Nations and companies around the world are being sucked into a running battle over the future of technology between the United States and China, forcing them to choose sides in a conflict that is fracturing global supply chains and pushing businesses out of lucrative markets.
The latest casualty is TikTok, a video app that is popular with teenagers and which has hundreds of millions of devoted fans across markets such as India and the United States. The app is owned by a Chinese company, but run by an American CEO.
The first major hit came last month, when TikTok was blocked in India after a heated border clash with China left at least 20 Indian soldiers dead. Then, on Monday, US authorities said they would look at banning the app because they consider it a possible threat to national security. That news broke as the company said it would leave Hong Kong because of concerns over a sweeping national security law China imposed on the city.
“It is becoming harder to be a truly global tech platform,” said Dipayan Ghosh, the co-director of the Digital Platforms and Democracy Project at the Harvard Kennedy School.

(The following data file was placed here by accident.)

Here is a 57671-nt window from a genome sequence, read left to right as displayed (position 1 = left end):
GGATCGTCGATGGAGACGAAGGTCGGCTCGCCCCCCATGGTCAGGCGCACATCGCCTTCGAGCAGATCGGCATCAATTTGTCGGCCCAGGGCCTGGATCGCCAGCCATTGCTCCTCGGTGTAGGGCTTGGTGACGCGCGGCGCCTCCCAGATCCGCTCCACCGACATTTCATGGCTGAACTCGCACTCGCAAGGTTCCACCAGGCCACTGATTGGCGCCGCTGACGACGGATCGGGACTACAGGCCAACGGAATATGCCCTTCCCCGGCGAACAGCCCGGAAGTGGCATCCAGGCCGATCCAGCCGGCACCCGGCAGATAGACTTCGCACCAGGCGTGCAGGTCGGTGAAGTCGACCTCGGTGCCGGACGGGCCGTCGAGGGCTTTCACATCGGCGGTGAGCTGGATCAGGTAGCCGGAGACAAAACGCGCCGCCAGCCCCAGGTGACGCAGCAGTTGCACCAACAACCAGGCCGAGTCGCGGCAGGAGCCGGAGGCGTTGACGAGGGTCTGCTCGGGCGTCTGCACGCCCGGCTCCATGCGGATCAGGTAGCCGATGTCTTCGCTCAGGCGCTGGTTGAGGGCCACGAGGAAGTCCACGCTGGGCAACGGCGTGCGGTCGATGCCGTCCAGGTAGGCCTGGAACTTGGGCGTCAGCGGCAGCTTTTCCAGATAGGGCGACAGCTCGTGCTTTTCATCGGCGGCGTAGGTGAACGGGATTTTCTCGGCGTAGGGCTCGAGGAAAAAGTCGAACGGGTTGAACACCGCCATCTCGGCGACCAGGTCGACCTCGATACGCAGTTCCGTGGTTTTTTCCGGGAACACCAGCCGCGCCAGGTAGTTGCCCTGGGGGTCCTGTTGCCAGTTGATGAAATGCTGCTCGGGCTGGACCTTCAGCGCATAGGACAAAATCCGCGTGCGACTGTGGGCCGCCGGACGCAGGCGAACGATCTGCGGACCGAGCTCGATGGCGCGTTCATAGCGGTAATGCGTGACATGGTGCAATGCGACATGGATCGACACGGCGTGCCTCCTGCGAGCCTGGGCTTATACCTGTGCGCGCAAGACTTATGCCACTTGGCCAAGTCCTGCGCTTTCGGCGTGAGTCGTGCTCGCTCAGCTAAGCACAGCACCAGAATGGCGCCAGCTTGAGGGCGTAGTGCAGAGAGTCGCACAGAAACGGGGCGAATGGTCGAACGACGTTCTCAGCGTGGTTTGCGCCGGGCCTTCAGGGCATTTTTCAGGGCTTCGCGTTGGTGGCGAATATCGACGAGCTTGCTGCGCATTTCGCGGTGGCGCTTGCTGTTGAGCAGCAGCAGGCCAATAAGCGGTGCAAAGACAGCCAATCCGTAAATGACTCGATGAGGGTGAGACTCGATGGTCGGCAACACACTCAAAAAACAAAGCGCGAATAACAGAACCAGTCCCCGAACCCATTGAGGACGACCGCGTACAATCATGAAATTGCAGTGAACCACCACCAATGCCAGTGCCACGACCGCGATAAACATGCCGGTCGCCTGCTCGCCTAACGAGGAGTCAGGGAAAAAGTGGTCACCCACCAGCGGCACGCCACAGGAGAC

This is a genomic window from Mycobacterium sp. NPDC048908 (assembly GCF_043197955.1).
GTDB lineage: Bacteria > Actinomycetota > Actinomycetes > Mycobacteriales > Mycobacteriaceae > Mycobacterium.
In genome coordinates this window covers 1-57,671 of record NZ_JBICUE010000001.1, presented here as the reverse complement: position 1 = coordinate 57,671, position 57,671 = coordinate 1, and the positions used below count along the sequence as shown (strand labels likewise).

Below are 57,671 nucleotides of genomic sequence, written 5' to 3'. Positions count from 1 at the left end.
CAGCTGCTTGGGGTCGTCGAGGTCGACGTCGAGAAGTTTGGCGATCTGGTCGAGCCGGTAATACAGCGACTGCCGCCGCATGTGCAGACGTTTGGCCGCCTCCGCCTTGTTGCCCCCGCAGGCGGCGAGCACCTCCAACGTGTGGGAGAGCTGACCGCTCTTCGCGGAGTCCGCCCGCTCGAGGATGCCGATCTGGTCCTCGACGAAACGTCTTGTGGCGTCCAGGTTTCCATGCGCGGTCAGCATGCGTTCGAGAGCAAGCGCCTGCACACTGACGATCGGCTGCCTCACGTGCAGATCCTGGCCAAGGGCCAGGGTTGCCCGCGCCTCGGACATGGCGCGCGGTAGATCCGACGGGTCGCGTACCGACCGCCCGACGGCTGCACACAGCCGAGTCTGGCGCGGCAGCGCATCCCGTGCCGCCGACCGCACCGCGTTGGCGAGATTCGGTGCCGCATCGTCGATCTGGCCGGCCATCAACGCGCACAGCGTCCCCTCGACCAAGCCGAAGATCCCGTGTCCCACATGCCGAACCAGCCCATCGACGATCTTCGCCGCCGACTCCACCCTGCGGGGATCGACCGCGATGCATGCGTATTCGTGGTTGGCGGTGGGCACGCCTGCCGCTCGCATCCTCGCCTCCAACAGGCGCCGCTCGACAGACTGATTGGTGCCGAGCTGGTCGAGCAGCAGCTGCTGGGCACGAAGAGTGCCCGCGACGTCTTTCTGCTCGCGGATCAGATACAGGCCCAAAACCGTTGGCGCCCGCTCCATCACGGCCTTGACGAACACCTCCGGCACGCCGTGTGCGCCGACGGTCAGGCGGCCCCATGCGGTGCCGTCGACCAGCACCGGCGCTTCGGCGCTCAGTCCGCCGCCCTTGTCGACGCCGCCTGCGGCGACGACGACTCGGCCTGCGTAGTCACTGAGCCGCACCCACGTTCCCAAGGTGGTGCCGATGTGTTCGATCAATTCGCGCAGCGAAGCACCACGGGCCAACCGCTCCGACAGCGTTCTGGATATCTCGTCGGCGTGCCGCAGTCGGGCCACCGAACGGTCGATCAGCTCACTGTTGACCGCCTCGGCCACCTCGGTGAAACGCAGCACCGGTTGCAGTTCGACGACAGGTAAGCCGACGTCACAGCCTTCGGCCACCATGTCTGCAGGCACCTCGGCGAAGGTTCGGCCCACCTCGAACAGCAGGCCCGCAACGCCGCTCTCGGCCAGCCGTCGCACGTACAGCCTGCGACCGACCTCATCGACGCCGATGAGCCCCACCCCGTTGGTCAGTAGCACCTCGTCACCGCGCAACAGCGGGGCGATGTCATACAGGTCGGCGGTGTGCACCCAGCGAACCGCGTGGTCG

The fight right now between the world’s two largest economies cuts to the heart of that issue. The United States and China are competing over artificial intelligence, super-fast 5G mobile networks and other technology. Although the countries have long-running economic ties that enable some collaboration, recent tensions over national security have pushed their governments and businesses to reconsider those partnerships.
The conflict is bleeding over into the relationships those countries have with other global powers, too. The United Kingdom, for example, is re-examining its decision to grant Chinese tech company Huawei the ability to help build the country’s 5G network. That review comes after the United States, which has repeatedly targeted Huawei, imposed sanctions on the company that could prevent other firms from supplying it with the chipsets it needs to build its next-generation technology.
“My impression is that the tech companies are only now waking up to the fact that life in the future is going to be a lot less globalized,” said Michael Witt, a senior affiliate professor of strategy and international business at INSEAD, the international business school. “They are really on the horns of a dilemma.”
–Hong Kong (CNN Business)